According to the ATO, any intangible capital improvements made to a pre-CGT asset may be treated as a separate CGT asset.
Taxation Determination TD 2017/1 sets out the ATO’s view that the separate Capital Gains Tax (CGT) assets regime extends to intangible capital improvements made to a pre-CGT asset. This is particularly relevant for entities holding land purchased before 19 September 1985. In the ATO’s view, any intangible capital improvement made to that asset, including council approvals to rezone and subdivide, may be separate assets from the land for CGT purposes.
Subsections 108-70(2) and (3) of the Income Tax Assessment Act 1997 deem a capital improvement to a CGT asset to be a separate CGT asset in particular circumstances. More specifically:
- Any unrelated capital improvements to a pre-CGT asset will be treated as a separate CGT asset provided that the cost base of the improvement when a CGT event happens:
- exceeds 5% of the capital proceeds from the event; and
- exceeds the improvement threshold for the income year in which the event occurs (for example, the improvement threshold was $143,392 for the 2015-16 income year);
- Similarly, the rule applies to any related improvements to pre-CGT assets, except that the improvements are aggregated for the purposes of applying the above tests. (collectively the ‘separate CGT asset thresholds’)
Prior to TD 2017/1, the ATO had not provided any guidance on their view as to whether section 108-70 was restricted to only tangible improvements such as the construction of a building. However, the ATO’s view is now clear that section 108-70 is not confined to tangible improvements. Where an intangible capital improvement is made to a pre-CGT asset, that improvement itself may be treated as a separate CGT asset. The example in TD 2017/1 provides that:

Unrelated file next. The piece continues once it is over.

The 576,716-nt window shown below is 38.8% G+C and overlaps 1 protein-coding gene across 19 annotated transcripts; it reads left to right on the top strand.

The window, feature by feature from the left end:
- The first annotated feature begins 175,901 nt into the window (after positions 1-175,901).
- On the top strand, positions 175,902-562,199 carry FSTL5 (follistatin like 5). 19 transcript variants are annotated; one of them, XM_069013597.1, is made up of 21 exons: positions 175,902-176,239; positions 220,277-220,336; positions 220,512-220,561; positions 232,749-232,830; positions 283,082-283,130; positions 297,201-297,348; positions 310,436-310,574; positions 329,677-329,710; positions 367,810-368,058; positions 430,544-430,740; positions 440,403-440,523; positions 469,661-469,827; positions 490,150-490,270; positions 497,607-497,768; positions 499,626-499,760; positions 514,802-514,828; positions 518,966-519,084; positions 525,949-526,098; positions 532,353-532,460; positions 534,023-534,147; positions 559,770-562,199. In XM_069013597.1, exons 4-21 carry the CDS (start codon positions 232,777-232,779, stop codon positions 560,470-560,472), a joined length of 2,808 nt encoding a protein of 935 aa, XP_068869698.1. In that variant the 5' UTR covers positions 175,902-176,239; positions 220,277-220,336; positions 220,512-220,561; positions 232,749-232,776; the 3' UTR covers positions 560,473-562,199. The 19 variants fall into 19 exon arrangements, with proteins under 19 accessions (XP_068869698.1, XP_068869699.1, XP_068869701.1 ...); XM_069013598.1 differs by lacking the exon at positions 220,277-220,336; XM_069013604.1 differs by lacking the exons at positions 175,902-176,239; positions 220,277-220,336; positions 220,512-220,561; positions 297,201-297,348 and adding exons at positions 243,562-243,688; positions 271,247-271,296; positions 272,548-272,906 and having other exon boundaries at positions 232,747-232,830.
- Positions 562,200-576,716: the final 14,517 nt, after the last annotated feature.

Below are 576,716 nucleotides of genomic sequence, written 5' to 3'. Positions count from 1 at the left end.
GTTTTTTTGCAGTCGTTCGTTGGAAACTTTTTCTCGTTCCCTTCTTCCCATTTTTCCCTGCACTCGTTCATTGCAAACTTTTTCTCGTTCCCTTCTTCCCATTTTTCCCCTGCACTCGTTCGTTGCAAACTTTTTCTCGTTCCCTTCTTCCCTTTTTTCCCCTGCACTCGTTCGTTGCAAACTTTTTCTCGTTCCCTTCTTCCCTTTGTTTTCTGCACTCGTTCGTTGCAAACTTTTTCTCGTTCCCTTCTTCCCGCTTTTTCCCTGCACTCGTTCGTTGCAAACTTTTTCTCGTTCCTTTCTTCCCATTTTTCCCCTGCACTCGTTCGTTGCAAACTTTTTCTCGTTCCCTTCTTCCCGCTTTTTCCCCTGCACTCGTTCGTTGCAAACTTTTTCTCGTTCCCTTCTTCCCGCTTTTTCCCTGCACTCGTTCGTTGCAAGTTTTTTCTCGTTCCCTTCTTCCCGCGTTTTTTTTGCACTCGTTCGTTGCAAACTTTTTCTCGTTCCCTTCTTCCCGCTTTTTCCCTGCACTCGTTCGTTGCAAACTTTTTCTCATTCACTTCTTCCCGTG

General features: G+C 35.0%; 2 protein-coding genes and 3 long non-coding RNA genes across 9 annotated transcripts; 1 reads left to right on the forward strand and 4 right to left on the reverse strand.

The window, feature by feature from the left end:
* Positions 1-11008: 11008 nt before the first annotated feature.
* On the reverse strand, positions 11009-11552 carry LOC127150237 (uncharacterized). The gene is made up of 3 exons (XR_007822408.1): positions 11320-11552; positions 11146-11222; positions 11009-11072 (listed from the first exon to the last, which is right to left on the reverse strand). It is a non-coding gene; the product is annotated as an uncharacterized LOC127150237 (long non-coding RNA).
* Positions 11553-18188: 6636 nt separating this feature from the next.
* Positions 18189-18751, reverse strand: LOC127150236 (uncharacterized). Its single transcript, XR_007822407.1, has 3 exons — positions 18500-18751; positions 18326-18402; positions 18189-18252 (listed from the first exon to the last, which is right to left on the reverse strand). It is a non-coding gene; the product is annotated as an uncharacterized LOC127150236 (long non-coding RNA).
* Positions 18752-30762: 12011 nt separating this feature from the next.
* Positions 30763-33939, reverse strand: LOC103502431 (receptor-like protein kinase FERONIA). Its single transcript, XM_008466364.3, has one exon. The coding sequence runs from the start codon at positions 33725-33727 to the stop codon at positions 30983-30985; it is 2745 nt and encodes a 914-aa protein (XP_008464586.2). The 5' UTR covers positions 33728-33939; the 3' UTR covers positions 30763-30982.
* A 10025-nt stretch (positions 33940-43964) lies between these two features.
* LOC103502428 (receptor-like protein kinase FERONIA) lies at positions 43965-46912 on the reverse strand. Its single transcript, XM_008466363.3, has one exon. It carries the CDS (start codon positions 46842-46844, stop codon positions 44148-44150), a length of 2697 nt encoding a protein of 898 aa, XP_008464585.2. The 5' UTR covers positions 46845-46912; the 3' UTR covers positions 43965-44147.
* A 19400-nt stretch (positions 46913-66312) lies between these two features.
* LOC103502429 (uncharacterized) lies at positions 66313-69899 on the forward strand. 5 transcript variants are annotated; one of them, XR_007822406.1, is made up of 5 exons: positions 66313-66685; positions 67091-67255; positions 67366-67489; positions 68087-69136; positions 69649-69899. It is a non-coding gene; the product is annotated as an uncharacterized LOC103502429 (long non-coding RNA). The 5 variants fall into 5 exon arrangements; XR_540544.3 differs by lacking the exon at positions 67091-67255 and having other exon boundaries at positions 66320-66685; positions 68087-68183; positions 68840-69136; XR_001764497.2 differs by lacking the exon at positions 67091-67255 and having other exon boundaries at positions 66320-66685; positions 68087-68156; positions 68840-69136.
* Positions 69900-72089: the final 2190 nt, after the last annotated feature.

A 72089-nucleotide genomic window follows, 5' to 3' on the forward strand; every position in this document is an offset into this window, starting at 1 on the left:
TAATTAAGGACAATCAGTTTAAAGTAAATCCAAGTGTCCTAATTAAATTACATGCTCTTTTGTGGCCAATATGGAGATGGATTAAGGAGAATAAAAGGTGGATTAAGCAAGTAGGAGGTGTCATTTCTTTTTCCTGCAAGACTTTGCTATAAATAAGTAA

A farmer, holding pre-CGT land, obtains council approval to rezone and subdivide the land. Those improvements may be separate CGT assets from the land.
TD 2017/1 may have significant impact on entities that have pre-CGT land holdings they intend to develop and sell now. If the ATO view is correct, the real question in this scenario will be whether the cost base of the ‘council approvals’ exceeds the separate CGT asset thresholds at the time of sale. If the separate CGT asset thresholds are exceeded the next issue will be apportioning the sales proceeds from the land between the original land parcel and the council approvals.
Whilst TD 2017/1 may be short, the explanation is provided in less than half a page of text, the implications of it may be far reaching.